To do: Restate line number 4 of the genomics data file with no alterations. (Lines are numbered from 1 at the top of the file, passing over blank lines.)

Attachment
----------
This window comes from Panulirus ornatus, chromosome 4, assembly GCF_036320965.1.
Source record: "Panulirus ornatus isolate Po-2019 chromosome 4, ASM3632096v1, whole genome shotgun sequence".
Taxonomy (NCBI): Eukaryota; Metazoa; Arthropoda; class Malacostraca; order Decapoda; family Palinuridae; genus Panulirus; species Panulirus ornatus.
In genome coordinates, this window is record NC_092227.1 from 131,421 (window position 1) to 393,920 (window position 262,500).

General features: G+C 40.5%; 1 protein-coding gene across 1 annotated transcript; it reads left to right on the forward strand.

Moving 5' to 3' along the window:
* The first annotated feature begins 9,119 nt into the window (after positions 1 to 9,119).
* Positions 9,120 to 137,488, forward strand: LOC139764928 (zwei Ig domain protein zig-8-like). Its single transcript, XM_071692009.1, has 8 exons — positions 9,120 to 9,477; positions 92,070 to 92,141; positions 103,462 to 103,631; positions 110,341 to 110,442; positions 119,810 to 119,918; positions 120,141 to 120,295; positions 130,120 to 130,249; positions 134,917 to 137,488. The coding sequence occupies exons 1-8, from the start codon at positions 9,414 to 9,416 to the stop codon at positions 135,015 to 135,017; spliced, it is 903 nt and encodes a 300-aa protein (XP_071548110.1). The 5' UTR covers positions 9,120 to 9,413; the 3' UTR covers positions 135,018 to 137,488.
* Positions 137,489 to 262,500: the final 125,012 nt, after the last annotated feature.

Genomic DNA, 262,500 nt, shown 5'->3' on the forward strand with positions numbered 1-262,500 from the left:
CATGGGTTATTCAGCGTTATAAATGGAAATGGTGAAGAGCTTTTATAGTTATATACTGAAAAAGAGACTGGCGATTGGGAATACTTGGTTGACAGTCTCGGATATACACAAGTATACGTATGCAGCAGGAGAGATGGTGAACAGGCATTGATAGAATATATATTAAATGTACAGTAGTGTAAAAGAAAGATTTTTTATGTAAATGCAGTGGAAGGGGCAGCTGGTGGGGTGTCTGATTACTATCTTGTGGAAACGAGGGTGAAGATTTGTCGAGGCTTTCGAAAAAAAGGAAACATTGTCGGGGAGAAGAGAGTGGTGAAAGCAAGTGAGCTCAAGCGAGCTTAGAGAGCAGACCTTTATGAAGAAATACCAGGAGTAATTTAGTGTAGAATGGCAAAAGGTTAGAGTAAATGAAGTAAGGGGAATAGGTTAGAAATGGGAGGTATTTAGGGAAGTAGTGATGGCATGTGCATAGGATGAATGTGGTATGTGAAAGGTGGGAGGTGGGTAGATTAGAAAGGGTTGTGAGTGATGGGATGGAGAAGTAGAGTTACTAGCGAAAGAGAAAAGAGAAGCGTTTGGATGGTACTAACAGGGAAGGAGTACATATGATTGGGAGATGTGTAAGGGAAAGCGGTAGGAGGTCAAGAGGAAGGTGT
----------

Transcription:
In genome coordinates, this window is record NC_092227.1 from 131,421 (window position 1) to 393,920 (window position 262,500).